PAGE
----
Muslims

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Muslims
Prayer in Cairo 1865.jpg
Muslims praying in 1865 Cairo by Jean-Léon Gérôme
Total population
c.2 billion worldwide (2020)[1][2]
Founder
Muhammad[3]
Regions with significant populations
 Indonesia231,070,000[4][5]
 Pakistan213,161,100[6] [7]
 India207,000,000[8] [9]
 Bangladesh153,700,000[10][11] [12]
 Nigeria99,100,000[13]
 Egypt95,000,000[14]
 Iran82,900,000[15]
 Turkey82,800,000[16]
 China60,000,000—80,000,000[17][18]
 Algeria42,000,000[19]
Religions
80–90% Sunni Islam
12–17% Shia Islam
~1% Ahmadiyya
~1% Other Muslim traditions, e.g. Ibadi Islam[20]
Scriptures
Quran[21]
Languages
Arabic (also liturgical), Urdu, Bengali, Malay, Persian, Javanese, Punjabi, Turkish, Hausa, Mandarin Chinese & other Sinitic languages and languages of the Muslim world[22][23][24][25][26][27][28]

Muslims are people who have professed belief in Islam. As believers, they worship the One God and revere Prophet Muhammad as the last messenger of God. Additionally, they also believe in all the prophets which preceded Prophet Muhammad and the holy books which they brought, such as the Psalms, Torah, and the Gospel. A fundamental article of faith in Islam is belief in the Day of Judgement, when all humanity will be recompensed for their deeds in this world. Muslims believe in angels, as well as in predestination.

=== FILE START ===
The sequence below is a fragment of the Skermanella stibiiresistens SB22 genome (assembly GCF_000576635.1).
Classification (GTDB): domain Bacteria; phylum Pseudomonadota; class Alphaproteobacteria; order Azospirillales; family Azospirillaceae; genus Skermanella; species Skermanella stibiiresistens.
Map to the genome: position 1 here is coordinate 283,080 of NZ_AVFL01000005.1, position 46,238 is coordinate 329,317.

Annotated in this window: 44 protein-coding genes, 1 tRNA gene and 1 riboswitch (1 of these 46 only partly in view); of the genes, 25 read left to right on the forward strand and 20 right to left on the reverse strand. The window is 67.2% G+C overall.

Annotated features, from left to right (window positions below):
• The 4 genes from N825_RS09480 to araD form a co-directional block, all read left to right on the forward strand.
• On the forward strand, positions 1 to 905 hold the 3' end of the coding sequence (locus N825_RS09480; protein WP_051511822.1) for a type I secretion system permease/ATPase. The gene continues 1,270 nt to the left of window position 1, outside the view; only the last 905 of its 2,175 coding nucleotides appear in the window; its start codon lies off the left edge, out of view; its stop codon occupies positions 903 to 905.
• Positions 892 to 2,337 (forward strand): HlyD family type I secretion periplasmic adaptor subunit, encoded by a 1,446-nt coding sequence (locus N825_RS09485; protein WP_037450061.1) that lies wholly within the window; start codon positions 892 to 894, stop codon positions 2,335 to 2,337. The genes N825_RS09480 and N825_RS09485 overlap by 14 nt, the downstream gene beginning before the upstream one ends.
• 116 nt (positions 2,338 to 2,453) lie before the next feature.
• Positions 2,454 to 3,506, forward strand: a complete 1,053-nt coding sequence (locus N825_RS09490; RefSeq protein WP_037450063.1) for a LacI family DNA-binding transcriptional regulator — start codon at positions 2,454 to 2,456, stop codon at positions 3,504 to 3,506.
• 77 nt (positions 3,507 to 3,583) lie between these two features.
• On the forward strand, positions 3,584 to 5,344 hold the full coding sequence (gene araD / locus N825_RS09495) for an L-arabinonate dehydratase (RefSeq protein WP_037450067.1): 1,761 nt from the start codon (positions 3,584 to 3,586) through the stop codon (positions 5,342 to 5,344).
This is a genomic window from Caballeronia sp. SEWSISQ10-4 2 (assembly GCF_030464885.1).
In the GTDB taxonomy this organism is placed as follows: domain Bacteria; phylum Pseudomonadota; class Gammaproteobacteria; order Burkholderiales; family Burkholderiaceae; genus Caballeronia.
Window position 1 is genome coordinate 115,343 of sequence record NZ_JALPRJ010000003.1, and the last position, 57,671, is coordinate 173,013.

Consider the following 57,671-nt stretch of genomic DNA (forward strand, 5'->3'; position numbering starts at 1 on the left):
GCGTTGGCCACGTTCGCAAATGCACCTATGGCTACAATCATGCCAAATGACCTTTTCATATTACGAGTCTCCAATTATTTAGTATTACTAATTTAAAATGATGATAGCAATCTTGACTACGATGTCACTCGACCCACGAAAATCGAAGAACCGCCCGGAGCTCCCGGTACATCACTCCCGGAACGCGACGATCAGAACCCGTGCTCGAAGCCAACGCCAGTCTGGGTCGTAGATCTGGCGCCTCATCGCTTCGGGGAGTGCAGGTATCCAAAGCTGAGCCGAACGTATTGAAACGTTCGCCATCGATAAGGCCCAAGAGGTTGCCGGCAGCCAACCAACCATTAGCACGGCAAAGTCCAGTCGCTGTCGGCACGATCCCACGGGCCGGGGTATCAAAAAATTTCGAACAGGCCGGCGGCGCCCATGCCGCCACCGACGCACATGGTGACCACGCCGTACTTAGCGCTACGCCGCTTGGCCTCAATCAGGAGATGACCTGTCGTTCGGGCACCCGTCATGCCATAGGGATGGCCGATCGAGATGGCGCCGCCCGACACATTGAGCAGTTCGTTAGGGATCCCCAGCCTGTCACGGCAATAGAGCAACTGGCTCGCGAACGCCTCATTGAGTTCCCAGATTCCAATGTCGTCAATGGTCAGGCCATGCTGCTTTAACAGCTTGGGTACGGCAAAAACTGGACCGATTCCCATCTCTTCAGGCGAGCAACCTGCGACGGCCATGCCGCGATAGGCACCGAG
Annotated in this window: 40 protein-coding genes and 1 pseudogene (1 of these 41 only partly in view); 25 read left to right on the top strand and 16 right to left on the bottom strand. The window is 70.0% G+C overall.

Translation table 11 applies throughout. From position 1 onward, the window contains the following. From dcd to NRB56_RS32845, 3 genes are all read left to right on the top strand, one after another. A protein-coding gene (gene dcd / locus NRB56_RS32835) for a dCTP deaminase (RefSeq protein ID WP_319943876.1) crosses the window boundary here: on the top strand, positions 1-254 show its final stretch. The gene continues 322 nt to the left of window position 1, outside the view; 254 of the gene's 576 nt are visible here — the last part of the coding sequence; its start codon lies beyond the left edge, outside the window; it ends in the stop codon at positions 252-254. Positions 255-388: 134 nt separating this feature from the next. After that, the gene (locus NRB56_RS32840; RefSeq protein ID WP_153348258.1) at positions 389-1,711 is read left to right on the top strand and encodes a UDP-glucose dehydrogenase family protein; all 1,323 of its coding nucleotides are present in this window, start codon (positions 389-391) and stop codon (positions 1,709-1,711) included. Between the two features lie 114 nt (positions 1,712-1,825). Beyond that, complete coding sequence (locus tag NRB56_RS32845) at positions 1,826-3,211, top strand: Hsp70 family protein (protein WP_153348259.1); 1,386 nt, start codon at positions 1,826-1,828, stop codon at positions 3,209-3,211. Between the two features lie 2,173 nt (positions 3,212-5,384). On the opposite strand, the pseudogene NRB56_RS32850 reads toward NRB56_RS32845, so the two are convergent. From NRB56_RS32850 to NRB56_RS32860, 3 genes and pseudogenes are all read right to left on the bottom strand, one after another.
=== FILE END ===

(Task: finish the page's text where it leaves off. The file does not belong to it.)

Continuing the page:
Muslims around the World[change | change source]

After Prophet Muhammad, the very first Muslims were people from his own circle of family and friends as well as the poor and needy in Mecca more than 1400 years ago. During the life of Muhammad, this small band of followers grew by tens of thousands. As centuries passed, Muslims have only grown in number. Today, Muslims account for about one quarter of the entire world population.

There are between 1.2 and 1.6 billion Muslims across the world. Most of the Muslims are concentrated in Muslim-majority countries, such as Azerbaijan and Albania in Europe, Mali and Tunisia in Africa, Saudi Arabia and Jordan in the Middle East, Pakistan and Bangladesh in southeast Asia, Kyrgyzstan and Uzbekistan in central Asia, and Indonesia and Malaysia in Asia Pacific. At the same time, a growing Muslim diaspora has taken root in many areas as well, such as China, Australia, Europe, America and Canada, Latin America, and parts of western, central, and southern Africa. It is estimated that there are around 7 million Muslims in the United States.

The common belief that most Muslims are Arabs is a misconception. In fact, the majority of Muslims in the world are non-Arabs.